I took a look back at the West River Revitalization earlier this week because it’s a great turn-around story that’s not quite done turning yet.
Over the last couple of months there’s been a grass roots effort to get enough signatures from neighborhood residents to get a vote in the next election (November) to allow alcohol to be sold in a proposed new micro-brewery/brew-pub that is proposed to open in the building that currently houses the Dale Adams car restoration business.
Mr. Adams sent a letter out to all his neighbors reporting that he’s reached an age where he wants to scale back his car restoration business and he’s got a new restaurant prospect that would like to be tenant in the building.
Experience has shown that restaurants can’t survive on food alone — customers like to have a little wine or beer to go with their meal — but that neighborhood is “dry” which means no wine or beer can be sold without going to the voters for special approval.
Mr. Adams and his prospective tenant have taken the first step and submitted the required signatures to the Portage County Board of Elections to get the alcohol sale request on the November ballot.
In the meantime, I dug through our old files and found some examples of the kinds of redevelopment that the City leaders had in mind back in the 1990’s when they first started buying the old blighted properties to make way for some new stuff.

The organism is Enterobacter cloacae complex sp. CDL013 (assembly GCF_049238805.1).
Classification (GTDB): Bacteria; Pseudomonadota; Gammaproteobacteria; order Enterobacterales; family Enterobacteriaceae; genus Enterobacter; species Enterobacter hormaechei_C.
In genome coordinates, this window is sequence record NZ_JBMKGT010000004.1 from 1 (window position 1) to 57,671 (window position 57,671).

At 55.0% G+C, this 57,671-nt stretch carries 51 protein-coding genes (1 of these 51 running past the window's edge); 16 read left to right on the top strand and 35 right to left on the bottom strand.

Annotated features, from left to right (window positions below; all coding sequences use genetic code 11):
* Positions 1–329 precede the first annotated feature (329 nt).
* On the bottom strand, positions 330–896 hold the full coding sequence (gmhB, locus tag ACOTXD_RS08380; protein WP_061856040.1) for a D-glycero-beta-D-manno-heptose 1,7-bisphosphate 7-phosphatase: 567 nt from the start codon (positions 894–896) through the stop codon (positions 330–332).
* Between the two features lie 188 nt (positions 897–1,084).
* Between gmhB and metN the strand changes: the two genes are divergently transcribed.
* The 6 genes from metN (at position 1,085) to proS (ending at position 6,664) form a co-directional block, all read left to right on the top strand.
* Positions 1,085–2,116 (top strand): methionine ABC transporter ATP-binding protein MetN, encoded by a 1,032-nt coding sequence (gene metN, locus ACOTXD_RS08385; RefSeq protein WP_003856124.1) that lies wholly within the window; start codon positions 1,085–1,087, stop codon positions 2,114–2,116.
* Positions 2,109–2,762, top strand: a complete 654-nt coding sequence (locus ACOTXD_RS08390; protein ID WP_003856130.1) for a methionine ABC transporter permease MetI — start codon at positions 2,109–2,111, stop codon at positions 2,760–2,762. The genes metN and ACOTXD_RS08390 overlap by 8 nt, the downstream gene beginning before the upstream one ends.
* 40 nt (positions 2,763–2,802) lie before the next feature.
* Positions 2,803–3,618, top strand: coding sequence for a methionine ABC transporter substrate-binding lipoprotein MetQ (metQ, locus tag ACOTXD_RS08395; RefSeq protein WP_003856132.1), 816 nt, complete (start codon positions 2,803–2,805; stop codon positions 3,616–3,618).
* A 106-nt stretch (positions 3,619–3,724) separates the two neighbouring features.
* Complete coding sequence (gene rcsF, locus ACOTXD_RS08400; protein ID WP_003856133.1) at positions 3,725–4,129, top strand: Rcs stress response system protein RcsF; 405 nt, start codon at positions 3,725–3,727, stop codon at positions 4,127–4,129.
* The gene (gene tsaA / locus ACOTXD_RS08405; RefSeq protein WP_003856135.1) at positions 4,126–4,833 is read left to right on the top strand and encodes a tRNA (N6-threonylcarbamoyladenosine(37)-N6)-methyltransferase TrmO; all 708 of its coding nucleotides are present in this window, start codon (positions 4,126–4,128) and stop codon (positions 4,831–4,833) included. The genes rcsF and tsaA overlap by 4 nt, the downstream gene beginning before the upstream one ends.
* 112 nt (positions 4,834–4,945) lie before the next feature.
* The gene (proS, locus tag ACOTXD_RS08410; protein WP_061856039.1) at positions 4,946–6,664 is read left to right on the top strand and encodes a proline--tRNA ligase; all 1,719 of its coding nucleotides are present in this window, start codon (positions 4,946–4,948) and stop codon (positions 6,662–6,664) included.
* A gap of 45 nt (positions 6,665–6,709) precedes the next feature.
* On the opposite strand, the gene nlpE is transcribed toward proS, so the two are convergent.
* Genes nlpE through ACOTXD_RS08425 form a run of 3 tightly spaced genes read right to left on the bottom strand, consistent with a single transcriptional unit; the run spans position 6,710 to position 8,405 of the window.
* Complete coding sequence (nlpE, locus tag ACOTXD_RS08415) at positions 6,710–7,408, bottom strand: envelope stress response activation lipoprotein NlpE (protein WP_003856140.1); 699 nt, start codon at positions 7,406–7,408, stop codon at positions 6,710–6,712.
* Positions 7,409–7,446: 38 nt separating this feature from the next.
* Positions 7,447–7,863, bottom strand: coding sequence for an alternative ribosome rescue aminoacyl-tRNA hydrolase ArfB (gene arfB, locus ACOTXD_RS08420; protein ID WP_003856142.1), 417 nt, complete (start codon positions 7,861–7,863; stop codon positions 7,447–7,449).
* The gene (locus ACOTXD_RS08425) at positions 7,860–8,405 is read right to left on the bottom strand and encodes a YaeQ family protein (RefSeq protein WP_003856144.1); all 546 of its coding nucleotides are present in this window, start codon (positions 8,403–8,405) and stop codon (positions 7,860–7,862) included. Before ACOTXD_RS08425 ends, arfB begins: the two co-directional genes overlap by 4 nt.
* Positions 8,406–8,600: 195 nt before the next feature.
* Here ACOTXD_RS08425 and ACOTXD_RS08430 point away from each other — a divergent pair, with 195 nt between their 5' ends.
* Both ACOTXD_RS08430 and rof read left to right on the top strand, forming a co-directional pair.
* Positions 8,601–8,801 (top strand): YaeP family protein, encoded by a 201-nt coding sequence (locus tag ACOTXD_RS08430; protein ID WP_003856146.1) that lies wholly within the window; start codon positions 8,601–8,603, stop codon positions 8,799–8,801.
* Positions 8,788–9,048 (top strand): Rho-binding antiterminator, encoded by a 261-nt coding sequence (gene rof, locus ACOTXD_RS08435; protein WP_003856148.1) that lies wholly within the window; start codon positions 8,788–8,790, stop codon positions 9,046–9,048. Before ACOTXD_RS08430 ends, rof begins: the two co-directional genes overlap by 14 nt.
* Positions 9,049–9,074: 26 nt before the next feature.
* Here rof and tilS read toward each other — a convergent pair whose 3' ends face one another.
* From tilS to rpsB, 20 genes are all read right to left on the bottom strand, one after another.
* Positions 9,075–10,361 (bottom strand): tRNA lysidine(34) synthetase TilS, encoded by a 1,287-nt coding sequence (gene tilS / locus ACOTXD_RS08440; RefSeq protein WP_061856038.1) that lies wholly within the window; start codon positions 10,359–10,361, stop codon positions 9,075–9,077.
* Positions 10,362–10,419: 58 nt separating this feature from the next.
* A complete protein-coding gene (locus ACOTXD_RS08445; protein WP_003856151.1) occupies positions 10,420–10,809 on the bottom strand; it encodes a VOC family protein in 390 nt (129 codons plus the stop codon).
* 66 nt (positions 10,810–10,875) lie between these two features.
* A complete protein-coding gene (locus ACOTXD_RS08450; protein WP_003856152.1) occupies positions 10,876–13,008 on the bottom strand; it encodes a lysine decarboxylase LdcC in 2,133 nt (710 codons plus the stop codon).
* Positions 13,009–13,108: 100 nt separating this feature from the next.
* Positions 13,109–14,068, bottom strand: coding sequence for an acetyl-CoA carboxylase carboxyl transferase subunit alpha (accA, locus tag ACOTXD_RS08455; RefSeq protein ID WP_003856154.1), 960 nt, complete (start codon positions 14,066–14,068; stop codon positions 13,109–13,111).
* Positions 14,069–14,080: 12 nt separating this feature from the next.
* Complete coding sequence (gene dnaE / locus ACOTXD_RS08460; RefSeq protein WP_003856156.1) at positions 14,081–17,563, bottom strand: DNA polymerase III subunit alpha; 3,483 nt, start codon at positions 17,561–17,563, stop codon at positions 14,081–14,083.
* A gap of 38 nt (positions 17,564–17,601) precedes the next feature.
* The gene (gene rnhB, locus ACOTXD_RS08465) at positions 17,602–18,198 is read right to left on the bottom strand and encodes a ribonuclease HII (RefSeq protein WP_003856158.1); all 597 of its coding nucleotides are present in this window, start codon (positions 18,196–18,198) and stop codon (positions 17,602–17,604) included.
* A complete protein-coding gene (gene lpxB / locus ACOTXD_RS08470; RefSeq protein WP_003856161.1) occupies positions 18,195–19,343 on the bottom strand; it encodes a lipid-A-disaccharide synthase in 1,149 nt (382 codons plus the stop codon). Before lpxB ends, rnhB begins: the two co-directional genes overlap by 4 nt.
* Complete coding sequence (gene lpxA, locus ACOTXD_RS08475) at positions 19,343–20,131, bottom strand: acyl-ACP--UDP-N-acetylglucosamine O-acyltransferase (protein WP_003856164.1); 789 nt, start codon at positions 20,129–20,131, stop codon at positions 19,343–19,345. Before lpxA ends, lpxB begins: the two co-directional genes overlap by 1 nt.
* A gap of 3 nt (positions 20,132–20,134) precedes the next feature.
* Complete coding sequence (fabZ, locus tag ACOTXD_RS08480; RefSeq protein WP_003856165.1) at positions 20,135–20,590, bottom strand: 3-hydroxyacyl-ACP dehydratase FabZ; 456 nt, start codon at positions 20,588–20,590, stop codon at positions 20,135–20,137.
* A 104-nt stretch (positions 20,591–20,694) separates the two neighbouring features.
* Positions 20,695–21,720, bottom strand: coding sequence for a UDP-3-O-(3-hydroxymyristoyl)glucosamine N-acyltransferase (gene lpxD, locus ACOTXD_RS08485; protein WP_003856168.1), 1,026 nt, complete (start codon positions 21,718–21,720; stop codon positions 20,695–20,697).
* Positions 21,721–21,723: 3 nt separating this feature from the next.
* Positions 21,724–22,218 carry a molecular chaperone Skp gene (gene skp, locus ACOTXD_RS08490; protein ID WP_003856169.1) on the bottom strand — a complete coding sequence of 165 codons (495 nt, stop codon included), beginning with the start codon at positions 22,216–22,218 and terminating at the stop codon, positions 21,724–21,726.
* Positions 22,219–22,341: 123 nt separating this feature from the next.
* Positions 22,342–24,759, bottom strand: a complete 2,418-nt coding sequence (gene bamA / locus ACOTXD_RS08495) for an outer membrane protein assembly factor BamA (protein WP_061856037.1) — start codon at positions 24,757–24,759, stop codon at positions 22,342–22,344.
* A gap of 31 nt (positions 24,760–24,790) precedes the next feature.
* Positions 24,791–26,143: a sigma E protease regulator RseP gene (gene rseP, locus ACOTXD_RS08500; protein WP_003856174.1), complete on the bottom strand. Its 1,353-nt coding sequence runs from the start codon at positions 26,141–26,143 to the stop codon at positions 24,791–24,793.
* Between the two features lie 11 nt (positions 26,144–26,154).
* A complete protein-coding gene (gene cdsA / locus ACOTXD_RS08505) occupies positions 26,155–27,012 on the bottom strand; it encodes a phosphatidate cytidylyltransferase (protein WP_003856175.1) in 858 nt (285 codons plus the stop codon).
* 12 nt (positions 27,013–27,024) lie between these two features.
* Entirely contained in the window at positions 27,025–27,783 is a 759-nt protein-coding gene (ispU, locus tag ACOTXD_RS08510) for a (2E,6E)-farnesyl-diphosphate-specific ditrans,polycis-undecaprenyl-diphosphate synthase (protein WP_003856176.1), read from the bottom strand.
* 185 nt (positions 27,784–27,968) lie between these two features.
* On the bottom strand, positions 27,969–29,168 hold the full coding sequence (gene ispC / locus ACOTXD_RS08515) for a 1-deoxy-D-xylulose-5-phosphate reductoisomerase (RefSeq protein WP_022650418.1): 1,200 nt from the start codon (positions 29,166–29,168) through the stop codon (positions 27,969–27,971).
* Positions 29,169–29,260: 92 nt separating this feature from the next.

It turns out that Mr. Adam’s idea of converting his restored building into an iconic restaurant with outdoor seating that overlooks the river (and the hike/bike trails) was an idea that came up 20 years ago — and now it seems like it’s an idea who’s time has come.
Mr. Adams hasn’t provided too many details about his prospective restaurant tenant but we’ve been told that it’s a proposed partnership with the current owner of the Bistro On Main who has built a loyal following for top shelf food and drink, and great atmosphere, that has made the Bistro into a destination dining hot spot.
The Bistro formula for success seems like it’s ready to take a jump into the brew-pub concept that we’ve heard being tossed around for the Dale Adams building. Everything about Kent seems to scream brew-pub, and places like Ray’s and Water Street Tavern have definitely tapped into the craft brew and fine food mix, but no one has jumped in with both feet and taken home brewing to a commercial scale in Kent yet.
After getting a taste of Kent’s craft beer potential with the Sierra Nevada interest in Kent 3-4 years ago we’ve talked to a half dozen different craft brewing companies within (and outside) northeast Ohio to see if we could stir up some interest in a Kent location. Even though we didn’t land anybody yet we were encouraged by the interest and while a brew-pub isn’t on the scale of a craft brewery, it would be a great start.
Based on the positive feedback we were getting from possible craft brewers we identified the West River corridor as a prime location for a small brewery operation and we had an architectural firm put some ideas together for us to see if we could stir up interest. Here’s a look at how an architect thought a brew pub or small craft beer production facility could fit along the river in the West River corridor.
Keep in mind that these are just fun-filled ideas to generate interest at this point in time.